Let a = a1, and K = Max {K1K2 + d(a1a2)}. Then for any xin the union of S1 and S2 there are two possibilities. Either x is in S1, in which case d(xa) ≤ K1 ≤ K, or x is in S2, in which case

 d(x, a) = d(x, a1) (By substitution) ≤ d(x, a2) + d(a2, a1) (Using the triangle inequality) ≤ K2 + d(a2, a1) (Since S2 is bounded) ≤ K (By definition of K)

Hence our union is indeed bounded.

Open Balls

Let M = {Ad} be a metric space, let a be in A, and let ε > 0. The ε-ball of a in M is defined to be:

Bε(a) = {x in A | d(xa) < ε}

That is, the collection of points x in A within distance ε of a.

It is worth emphasising that Bε(a) does not include the boundary. It consists only of the interior of the 'ball'. If we were to include the boundary, it would become a closed ball. One consequence of the non-inclusion of the boundary of our open balls is the way in which they can be nested. Let Bε(x) be an open ball in a metric space, and let y be a point in Bε(x). Then there is a δ > 0 for which Bδ(y) is contained completely within Bε(x). In R2 this means that we can draw a disc centred on y which lies entirely within the larger disc, centred on x. A look at the diagram should convince you that any δ satisfying δ + d(xy) ≤ ε will do.

For a formal proof of this, let δ = ε - d(xy). This must be greater than zero, since y is a point in Bε(x).

If z is in Bδ(y) then d(yz) < δ, and:

 d(x, z) ≤ d(x, y) + d(y, z) (By the triangle inequality) < d(x, y) + δ (Since z is in Bδ(y)) = ε (By definition of δ)

So z is in Bε(x), and hence Bδ(y) must be contained within Bε(x).

Examples of Open Balls

In R, Bε(a) = (a - ε, a + ε). That is, the collection of points x satisfying a - ε < x < a + ε.

In R2 (the plane), Bε(a) is the interior of a disc of radius ε centred on a.

In R3 (three-dimensional space), Bε(a) is the interior of a solid ball of radius ε centred on a.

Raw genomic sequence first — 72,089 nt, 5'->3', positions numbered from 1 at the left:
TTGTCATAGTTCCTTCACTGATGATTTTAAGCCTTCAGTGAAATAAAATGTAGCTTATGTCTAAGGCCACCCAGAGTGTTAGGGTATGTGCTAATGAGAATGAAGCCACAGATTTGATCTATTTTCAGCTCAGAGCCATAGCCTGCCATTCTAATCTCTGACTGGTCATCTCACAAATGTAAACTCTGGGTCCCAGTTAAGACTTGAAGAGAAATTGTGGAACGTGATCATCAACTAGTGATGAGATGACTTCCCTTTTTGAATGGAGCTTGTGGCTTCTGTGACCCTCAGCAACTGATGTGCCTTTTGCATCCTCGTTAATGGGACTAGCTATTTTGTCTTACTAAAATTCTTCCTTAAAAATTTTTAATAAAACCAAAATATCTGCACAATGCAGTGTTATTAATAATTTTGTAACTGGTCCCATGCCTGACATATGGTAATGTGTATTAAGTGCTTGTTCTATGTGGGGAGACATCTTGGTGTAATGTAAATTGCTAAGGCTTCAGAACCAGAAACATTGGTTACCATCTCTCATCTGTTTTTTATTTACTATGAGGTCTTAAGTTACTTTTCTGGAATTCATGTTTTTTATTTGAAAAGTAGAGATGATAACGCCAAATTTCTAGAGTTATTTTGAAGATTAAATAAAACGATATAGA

The previous three examples have all used the Euclidean metric, that is, our intuitive notion of distance. Let us now look at some examples using other metrics.

In R2, using the d metric, Bε(a) is the interior of a square centred on a, with sides of length 2ε parallel to the co-ordinate axes.

In a discrete metric space M = {Ad}, we have

 Bε(a) = { {a} if ε ≤ 1 A if ε > 1

In other words, if ε ≤ 1, Bε(a) is just the single point a. If ε > 1, Bε(a) is the whole space A.

Open Sets

Let U be a subset of a metric space M. U is open in M if given any point y in U there is a ε(y) > 0 such that Bε(y)(y) is contained entirely in U. Note that for different points y in U the value of ε(y) is allowed to be different. Also, it is important to specify which metric space we are operating in - the reasons will be explained later.

We have already shown that an open ball in a metric space M is open in M, since we can fit another open ball inside it, centred on any point we choose.

Examples (and Non-examples) of Open Sets

Let us look at the 'real line', R, also known as the number line. An open interval (ab)3 is open in R - around any point y in the interval we can fit another open interval, of the form (y - ε, y + ε) for some value of ε.